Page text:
Ukrainian commanders frustrated with slow Western tank deliveries
OUTSIDE OF BAKHMUT, Ukraine — Large flakes of snow drifted silently through the trees as two Soviet-era tanks roared and rolled through the mud up the hill. It was dawn on one of the last days of winter, and the tank commander and his deputy walked through the snow watching the men as they prepared for battle.
“The snow will cover us,” Commander Poltava said, explaining that Russian Orlan-10 reconnaissance drones that frequently fly over Ukrainian positions would be hampered by the weather. “We will support it. The main thing is that our enemy has a hard time and goes home.
Like other members of the Ukrainian military in this article, he insisted on being identified only by his code name.
Equipped with Soviet-era tanks and drawing on decades-old training, Poltava, 51, and his deputy, the Chancellor, 57, epitomize the resilience of Ukraine’s military. Trained at the Ukrainian Tank Institute in Kharkiv more than 30 years ago, they were plucked from volunteer ranks shortly after Russia invaded Ukraine last year and sent to lead a tank company . Since then they have been fighting.
Their training kept the men alive and their unit running month after month. They even expanded their arsenal with a Russian T-72 tank captured in a battle in the northeastern city of Kharkiv, although they expressed frustration at the slow tank deliveries from Western combat promises that would allow them to lead the battle against the Russians.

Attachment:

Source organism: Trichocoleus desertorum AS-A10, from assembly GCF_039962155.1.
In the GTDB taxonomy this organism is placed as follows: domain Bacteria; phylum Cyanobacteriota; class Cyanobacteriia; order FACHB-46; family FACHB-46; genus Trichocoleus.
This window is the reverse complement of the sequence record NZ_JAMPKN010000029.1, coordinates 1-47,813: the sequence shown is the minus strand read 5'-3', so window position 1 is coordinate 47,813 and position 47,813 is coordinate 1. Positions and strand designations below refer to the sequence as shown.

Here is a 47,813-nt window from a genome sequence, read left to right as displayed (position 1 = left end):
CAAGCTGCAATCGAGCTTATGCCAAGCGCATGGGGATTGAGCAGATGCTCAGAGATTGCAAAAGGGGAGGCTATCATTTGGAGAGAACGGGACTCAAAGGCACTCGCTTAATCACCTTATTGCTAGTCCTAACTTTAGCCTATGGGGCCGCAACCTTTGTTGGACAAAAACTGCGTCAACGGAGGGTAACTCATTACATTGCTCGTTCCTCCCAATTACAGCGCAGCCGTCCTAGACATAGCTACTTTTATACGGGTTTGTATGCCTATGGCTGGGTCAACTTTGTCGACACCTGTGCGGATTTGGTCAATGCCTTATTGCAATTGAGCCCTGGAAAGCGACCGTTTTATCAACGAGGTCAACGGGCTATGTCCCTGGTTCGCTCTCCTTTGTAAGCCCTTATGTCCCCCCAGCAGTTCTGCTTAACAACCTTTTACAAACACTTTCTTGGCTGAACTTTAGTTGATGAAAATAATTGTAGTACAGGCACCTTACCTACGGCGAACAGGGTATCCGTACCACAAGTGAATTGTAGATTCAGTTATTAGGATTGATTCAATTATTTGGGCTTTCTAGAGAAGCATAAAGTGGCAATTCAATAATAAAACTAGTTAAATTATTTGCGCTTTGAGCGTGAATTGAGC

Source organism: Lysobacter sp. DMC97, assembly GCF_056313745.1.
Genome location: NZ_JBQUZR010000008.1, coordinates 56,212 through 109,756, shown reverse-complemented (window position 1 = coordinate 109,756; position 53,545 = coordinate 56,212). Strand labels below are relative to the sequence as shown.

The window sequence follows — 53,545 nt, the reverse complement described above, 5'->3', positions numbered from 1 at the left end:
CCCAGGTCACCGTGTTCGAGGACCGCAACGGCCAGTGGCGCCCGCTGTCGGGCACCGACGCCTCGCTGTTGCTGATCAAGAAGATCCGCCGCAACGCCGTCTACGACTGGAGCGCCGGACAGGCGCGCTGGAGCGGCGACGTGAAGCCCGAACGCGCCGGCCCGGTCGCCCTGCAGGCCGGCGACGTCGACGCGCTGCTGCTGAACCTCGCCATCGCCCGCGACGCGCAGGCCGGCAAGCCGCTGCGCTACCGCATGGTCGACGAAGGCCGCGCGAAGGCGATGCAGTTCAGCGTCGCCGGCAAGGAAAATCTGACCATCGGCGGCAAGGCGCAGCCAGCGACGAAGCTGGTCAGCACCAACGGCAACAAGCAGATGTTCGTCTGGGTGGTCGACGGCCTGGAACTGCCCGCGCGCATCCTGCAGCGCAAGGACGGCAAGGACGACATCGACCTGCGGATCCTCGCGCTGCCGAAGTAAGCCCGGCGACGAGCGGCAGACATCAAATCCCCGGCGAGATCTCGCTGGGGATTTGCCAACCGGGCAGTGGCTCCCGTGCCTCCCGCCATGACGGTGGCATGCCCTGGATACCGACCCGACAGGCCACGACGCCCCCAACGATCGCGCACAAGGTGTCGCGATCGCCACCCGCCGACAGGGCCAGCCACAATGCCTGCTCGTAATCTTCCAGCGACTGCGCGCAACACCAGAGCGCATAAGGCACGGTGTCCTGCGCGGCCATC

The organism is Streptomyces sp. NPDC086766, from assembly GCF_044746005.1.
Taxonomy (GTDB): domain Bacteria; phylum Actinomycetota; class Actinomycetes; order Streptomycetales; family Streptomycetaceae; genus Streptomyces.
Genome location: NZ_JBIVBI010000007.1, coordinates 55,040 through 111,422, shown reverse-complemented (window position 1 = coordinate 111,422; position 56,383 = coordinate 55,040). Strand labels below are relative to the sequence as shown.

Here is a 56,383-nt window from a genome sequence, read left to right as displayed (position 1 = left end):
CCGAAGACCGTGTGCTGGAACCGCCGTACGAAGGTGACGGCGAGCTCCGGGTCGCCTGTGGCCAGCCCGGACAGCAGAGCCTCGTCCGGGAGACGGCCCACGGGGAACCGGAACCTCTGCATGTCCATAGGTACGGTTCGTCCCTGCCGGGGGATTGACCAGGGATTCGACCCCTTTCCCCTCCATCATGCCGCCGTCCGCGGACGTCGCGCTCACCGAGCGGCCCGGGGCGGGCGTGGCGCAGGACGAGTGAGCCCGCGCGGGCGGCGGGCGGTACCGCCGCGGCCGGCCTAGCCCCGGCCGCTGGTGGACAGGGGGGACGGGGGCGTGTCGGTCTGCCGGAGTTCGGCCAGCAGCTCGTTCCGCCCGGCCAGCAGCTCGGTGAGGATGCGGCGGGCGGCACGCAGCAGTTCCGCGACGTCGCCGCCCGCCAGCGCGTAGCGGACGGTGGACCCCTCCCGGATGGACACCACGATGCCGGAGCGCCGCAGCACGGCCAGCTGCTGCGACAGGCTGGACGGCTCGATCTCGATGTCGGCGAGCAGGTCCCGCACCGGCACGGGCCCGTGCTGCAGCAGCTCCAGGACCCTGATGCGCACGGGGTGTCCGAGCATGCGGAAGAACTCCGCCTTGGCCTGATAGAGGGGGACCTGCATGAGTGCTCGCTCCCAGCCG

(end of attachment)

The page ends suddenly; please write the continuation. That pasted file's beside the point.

“We need western equipment to be able to go out at night,” Chancellor said, “and good communication and good optics. Everything here is old.
In a bitter war of attrition, however, their personal story shines a light on the broader strength of Ukrainian resistance.
Both men graduated from the tank academy within a few years of each other – chancellor in 1988 and Poltava in 1992. It was a tumultuous time, with the breakup of the Soviet Union and more than a dozen alumni communist countries and soviet republics gaining independence. , and neither of them continued their military careers for long.
Poltava recalled a defining moment when he was a young officer serving under contract with the Russian army in Georgia. During the Russian intervention to annex the region of Abkhazia, he was approached by an older Georgian man who asked him what he was doing there.
“I stand there, a young officer, and I say, ‘I defend the fatherland,'” Poltava recalled. “He looks me in the eye. “Son, where is your homeland? Where are you from?’ I say, ‘I am from Kharkiv, Ukraine.’ And he said, ‘And this is Poti, Georgia.’ And he spits in my face. It was like a slap. I was stunned. And then I thought, ‘Really, what am I doing here?’
Later, he was deployed to Mozdok in the Caucasian republic of North Ossetia, which Russia used as a base for its wars in Chechnya.
“I was cheated,” Poltava said. “They said I was valued as an officer and sent for a promotion, but I realized that wasn’t my thing.” He left and returned home to Ukraine.
Fighting the Russian army made him reflect on the many untruths he was taught at Soviet military college, including that Soviet tanks were superior to American Abrams tanks.
“Now we face them and see it’s like heaven and earth,” Poltava said, “and we’ve realized how much they’ve brainwashed us.”
“We were always told that the United States and NATO were our enemies, and it turned out otherwise,” he said. “Those we thought were our friends stabbed us in the back.”